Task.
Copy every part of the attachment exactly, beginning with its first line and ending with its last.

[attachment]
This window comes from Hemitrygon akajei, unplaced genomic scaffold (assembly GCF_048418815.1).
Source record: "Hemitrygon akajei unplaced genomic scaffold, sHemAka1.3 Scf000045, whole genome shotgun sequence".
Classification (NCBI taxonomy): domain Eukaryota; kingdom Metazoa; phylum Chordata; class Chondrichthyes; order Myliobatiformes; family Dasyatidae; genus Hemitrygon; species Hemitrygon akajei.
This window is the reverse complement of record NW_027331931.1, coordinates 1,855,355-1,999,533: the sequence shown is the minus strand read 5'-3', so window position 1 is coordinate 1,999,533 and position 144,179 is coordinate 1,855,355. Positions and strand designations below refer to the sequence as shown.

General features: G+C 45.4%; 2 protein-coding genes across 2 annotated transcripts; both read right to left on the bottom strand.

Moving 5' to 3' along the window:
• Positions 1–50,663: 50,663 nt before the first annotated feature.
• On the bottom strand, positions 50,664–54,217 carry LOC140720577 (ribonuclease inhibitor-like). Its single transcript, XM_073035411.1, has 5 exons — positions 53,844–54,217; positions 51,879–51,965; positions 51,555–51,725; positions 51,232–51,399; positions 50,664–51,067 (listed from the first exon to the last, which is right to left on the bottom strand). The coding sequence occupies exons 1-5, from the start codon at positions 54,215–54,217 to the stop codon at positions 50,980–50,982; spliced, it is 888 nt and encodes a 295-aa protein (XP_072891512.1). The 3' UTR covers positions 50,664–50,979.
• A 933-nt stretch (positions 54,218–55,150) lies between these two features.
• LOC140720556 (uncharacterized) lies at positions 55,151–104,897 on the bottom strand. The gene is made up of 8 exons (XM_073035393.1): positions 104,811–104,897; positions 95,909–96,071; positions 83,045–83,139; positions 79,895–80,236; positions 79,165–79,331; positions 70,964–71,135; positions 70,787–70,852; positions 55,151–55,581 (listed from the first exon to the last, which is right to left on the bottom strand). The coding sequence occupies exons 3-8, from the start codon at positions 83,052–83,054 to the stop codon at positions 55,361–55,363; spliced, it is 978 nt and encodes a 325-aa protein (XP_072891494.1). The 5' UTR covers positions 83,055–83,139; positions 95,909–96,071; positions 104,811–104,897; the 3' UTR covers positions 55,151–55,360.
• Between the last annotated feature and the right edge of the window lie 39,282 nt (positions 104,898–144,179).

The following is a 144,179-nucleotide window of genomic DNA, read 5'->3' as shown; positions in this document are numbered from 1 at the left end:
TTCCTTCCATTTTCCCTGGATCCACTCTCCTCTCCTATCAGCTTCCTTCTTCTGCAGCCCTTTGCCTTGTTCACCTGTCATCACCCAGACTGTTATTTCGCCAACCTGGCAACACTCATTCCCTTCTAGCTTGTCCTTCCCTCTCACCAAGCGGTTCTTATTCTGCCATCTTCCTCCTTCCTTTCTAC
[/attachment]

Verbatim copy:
This window comes from Hemitrygon akajei, unplaced genomic scaffold (assembly GCF_048418815.1).
Source record: "Hemitrygon akajei unplaced genomic scaffold, sHemAka1.3 Scf000045, whole genome shotgun sequence".
Classification (NCBI taxonomy): domain Eukaryota; kingdom Metazoa; phylum Chordata; class Chondrichthyes; order Myliobatiformes; family Dasyatidae; genus Hemitrygon; species Hemitrygon akajei.
This window is the reverse complement of record NW_027331931.1, coordinates 1,855,355-1,999,533: the sequence shown is the minus strand read 5'-3', so window position 1 is coordinate 1,999,533 and position 144,179 is coordinate 1,855,355. Positions and strand designations below refer to the sequence as shown.

General features: G+C 45.4%; 2 protein-coding genes across 2 annotated transcripts; both read right to left on the bottom strand.

Moving 5' to 3' along the window:
• Positions 1–50,663: 50,663 nt before the first annotated feature.
• On the bottom strand, positions 50,664–54,217 carry LOC140720577 (ribonuclease inhibitor-like). Its single transcript, XM_073035411.1, has 5 exons — positions 53,844–54,217; positions 51,879–51,965; positions 51,555–51,725; positions 51,232–51,399; positions 50,664–51,067 (listed from the first exon to the last, which is right to left on the bottom strand). The coding sequence occupies exons 1-5, from the start codon at positions 54,215–54,217 to the stop codon at positions 50,980–50,982; spliced, it is 888 nt and encodes a 295-aa protein (XP_072891512.1). The 3' UTR covers positions 50,664–50,979.
• A 933-nt stretch (positions 54,218–55,150) lies between these two features.
• LOC140720556 (uncharacterized) lies at positions 55,151–104,897 on the bottom strand. The gene is made up of 8 exons (XM_073035393.1): positions 104,811–104,897; positions 95,909–96,071; positions 83,045–83,139; positions 79,895–80,236; positions 79,165–79,331; positions 70,964–71,135; positions 70,787–70,852; positions 55,151–55,581 (listed from the first exon to the last, which is right to left on the bottom strand). The coding sequence occupies exons 3-8, from the start codon at positions 83,052–83,054 to the stop codon at positions 55,361–55,363; spliced, it is 978 nt and encodes a 325-aa protein (XP_072891494.1). The 5' UTR covers positions 83,055–83,139; positions 95,909–96,071; positions 104,811–104,897; the 3' UTR covers positions 55,151–55,360.
• Between the last annotated feature and the right edge of the window lie 39,282 nt (positions 104,898–144,179).

The following is a 144,179-nucleotide window of genomic DNA, read 5'->3' as shown; positions in this document are numbered from 1 at the left end:
TTCCTTCCATTTTCCCTGGATCCACTCTCCTCTCCTATCAGCTTCCTTCTTCTGCAGCCCTTTGCCTTGTTCACCTGTCATCACCCAGACTGTTATTTCGCCAACCTGGCAACACTCATTCCCTTCTAGCTTGTCCTTCCCTCTCACCAAGCGGTTCTTATTCTGCCATCTTCCTCCTTCCTTTCTAC